J.K. Rowling was close to tears Monday in Manhattan federal court as she faced off against a U.S. publisher, who plans to release an unauthorized Harry Potter encyclopedia.See Also:
Rowling, 42 is seeking to halt publication of the Harry Potter Lexicon, which is being written by Steve Vander Ark, a longtime fan who operates a Harry Potter Web site.
She said it is "sloppy" and that the "book constitutes wholesale theft of 17 years of my hard work."
More so, she argued, she has an emotional attachment to the series.
"I really don't want to cry because I'm British, you know," she said. "You know, these books, they saved me, not just in the very obvious material sense, although they did do that...I would have to say that there was a time when they saved my sanity."
Lawyers for RDR, the publishing company, argued that the encyclopedia was a "legitimate effort to organize and discuss the complicated and very elaborate work of Harry Potter," and thus a fair use allowable by law as a reference guide.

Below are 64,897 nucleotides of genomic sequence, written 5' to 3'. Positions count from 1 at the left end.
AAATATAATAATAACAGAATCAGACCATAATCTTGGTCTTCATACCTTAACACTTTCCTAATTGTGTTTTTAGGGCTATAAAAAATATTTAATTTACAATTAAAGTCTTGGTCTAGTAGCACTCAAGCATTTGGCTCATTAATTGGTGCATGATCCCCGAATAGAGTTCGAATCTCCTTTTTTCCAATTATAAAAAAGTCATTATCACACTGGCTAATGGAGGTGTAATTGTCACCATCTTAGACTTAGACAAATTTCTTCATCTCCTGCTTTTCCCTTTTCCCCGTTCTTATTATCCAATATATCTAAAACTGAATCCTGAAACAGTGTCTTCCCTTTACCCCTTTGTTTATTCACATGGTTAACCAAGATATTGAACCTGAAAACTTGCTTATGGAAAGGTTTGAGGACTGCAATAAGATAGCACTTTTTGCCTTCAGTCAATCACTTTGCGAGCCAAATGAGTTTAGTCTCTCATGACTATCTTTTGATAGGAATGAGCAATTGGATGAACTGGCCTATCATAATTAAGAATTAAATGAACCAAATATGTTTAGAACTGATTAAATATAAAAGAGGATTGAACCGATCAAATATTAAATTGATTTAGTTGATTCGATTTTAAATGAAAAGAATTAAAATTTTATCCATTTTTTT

But Rowling said that she has been working on her own encyclopedia, but it wouldn't be done for another 2-3 years.
If the Lexicon were published, she said she wouldn't have "the will or the heart to continue with my encyclopedia.”
She also claimed the encyclopedia has halted her ability to work on another novel.
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